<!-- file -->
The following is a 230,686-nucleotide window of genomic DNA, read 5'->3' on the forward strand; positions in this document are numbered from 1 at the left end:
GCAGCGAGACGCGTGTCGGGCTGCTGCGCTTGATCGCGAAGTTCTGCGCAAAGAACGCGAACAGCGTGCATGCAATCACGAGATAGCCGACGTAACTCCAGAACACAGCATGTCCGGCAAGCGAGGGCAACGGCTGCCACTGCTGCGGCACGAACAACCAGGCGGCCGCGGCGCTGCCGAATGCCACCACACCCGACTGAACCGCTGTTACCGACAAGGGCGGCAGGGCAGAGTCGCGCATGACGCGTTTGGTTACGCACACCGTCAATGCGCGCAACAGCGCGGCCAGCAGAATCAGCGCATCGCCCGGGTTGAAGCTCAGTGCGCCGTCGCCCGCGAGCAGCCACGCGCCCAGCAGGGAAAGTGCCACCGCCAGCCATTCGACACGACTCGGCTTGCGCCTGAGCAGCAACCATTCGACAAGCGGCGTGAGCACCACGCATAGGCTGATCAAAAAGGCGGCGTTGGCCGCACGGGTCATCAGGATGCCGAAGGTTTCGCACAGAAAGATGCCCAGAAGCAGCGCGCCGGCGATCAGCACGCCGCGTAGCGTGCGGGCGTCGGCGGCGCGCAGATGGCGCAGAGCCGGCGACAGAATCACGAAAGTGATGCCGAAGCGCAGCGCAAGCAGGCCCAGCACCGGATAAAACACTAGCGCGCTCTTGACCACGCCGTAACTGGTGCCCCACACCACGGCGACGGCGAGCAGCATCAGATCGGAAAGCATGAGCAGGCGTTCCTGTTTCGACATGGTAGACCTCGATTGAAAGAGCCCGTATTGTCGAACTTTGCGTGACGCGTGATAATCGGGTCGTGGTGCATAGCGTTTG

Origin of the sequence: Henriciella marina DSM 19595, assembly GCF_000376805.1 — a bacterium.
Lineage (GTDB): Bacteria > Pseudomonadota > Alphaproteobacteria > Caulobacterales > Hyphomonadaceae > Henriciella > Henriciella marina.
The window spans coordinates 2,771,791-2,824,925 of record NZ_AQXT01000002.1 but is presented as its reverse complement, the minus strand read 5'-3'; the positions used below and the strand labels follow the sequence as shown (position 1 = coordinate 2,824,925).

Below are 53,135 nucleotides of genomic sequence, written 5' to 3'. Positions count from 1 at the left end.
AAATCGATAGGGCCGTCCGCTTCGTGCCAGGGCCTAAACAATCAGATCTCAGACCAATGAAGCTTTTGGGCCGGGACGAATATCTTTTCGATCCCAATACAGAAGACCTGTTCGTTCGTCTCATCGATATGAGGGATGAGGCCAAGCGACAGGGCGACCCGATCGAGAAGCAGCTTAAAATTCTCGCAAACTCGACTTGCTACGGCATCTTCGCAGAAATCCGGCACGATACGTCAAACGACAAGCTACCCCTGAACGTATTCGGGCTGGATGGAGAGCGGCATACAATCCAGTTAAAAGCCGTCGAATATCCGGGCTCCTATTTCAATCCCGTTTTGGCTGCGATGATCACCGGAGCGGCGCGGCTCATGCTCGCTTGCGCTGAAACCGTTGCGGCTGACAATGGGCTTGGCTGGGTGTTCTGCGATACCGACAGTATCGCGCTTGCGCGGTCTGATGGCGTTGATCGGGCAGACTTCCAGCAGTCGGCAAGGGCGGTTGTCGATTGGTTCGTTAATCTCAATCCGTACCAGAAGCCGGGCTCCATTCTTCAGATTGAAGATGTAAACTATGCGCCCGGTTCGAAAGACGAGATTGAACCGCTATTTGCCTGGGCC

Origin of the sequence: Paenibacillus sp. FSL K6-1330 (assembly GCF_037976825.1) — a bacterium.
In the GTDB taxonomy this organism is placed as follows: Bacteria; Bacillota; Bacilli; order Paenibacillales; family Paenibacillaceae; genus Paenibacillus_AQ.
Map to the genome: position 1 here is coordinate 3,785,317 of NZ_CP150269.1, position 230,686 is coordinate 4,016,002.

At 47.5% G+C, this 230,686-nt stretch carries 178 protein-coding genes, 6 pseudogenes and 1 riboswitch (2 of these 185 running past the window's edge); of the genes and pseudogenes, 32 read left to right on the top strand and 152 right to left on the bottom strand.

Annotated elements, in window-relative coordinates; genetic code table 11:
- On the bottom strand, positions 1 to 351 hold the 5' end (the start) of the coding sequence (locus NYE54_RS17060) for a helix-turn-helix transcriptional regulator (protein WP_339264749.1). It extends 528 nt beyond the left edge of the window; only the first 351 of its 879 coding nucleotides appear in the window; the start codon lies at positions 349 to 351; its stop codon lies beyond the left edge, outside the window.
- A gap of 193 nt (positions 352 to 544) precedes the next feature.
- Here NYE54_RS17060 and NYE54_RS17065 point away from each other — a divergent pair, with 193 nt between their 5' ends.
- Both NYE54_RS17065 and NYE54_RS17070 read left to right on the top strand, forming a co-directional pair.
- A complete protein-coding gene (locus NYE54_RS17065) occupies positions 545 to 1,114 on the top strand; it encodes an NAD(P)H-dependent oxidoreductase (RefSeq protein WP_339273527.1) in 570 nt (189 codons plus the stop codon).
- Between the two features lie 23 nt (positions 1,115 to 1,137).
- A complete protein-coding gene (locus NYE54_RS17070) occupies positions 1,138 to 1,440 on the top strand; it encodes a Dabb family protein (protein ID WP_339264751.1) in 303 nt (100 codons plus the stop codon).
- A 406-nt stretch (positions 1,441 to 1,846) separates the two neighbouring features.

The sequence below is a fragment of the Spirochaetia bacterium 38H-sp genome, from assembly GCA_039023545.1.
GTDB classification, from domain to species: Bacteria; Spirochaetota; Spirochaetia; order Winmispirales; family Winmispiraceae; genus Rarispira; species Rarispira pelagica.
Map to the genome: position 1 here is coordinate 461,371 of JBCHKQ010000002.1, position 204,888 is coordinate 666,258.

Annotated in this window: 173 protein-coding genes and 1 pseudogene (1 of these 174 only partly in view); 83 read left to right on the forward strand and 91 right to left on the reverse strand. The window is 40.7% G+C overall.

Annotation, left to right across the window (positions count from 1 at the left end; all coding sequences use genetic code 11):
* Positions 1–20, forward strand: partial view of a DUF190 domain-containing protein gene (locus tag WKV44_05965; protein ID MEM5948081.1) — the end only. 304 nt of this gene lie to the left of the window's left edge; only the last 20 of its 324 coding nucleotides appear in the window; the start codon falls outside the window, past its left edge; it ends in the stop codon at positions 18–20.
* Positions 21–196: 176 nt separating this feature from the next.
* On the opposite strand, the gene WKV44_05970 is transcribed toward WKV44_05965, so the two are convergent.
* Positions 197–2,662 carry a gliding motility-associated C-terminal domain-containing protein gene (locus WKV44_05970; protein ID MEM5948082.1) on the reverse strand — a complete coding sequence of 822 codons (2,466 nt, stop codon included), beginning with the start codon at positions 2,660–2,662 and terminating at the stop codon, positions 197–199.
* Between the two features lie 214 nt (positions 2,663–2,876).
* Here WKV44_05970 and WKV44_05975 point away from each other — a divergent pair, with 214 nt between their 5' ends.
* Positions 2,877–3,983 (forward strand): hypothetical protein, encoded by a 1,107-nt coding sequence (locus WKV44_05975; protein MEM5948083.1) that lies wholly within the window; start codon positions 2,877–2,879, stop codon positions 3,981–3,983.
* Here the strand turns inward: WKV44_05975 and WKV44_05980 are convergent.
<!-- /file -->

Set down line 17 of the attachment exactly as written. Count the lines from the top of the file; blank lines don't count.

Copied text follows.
- A complete protein-coding gene (locus NYE54_RS17065) occupies positions 545 to 1,114 on the top strand; it encodes an NAD(P)H-dependent oxidoreductase (RefSeq protein WP_339273527.1) in 570 nt (189 codons plus the stop codon).